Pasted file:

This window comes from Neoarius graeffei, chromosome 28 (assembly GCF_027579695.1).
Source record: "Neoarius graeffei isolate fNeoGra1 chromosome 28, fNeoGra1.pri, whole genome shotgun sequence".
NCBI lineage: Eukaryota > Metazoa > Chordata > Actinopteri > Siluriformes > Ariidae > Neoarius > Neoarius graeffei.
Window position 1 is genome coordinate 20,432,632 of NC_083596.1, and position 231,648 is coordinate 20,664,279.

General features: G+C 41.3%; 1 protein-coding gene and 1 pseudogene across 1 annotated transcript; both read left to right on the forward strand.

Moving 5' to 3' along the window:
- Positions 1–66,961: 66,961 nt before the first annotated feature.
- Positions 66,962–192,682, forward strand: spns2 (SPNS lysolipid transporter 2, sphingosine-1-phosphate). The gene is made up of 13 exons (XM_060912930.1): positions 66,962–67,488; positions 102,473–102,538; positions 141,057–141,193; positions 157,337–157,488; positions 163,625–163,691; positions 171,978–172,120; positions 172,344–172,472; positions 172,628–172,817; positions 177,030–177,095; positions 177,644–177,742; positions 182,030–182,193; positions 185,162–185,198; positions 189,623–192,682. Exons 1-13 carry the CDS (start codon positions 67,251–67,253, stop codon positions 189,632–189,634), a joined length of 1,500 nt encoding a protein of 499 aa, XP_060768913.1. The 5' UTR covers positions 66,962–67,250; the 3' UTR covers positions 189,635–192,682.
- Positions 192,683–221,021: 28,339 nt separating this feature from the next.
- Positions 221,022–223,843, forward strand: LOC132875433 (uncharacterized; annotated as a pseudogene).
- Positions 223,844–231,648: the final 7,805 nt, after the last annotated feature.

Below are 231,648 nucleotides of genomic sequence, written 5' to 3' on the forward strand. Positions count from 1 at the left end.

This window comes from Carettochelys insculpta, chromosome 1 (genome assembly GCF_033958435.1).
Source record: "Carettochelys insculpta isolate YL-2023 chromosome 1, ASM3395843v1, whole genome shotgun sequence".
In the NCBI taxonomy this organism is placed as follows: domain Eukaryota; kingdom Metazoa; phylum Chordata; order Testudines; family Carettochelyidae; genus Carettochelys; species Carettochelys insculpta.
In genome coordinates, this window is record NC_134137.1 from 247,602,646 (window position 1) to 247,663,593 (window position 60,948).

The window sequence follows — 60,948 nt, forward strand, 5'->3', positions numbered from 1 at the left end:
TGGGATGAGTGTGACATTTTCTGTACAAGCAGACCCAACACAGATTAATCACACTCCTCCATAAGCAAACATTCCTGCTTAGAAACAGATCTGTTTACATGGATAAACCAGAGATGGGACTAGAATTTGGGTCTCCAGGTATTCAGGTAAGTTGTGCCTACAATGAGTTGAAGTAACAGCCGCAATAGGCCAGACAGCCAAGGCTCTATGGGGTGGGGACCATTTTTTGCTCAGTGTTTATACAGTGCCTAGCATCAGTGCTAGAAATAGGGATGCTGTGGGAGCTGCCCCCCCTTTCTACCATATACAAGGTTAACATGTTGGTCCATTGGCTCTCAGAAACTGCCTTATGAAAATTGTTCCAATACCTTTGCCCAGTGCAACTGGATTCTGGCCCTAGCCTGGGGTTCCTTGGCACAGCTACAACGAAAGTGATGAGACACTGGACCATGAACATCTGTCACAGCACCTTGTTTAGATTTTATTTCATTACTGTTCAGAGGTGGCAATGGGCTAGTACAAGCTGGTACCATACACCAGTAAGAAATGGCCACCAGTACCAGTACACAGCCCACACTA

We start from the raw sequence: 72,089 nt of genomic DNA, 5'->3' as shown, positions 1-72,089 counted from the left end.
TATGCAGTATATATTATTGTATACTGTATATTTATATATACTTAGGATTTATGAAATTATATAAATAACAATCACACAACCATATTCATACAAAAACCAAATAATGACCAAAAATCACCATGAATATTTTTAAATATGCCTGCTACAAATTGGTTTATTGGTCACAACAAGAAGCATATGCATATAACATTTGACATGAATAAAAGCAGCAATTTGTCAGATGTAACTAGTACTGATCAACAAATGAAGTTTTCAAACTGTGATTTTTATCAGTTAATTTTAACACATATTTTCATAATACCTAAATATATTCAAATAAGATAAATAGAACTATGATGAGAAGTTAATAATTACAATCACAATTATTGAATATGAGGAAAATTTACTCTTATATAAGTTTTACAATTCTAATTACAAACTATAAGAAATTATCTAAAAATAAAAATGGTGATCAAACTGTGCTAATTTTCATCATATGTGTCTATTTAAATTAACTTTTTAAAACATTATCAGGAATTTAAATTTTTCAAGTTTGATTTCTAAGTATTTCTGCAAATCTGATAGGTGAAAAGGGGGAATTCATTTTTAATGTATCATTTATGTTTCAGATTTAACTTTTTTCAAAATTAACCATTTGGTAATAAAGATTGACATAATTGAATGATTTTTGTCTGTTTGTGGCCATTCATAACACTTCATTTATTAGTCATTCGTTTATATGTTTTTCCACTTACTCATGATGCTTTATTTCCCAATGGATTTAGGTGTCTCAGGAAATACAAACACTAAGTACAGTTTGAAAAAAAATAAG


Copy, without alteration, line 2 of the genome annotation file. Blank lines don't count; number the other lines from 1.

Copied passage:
Source record: "Neoarius graeffei isolate fNeoGra1 chromosome 28, fNeoGra1.pri, whole genome shotgun sequence".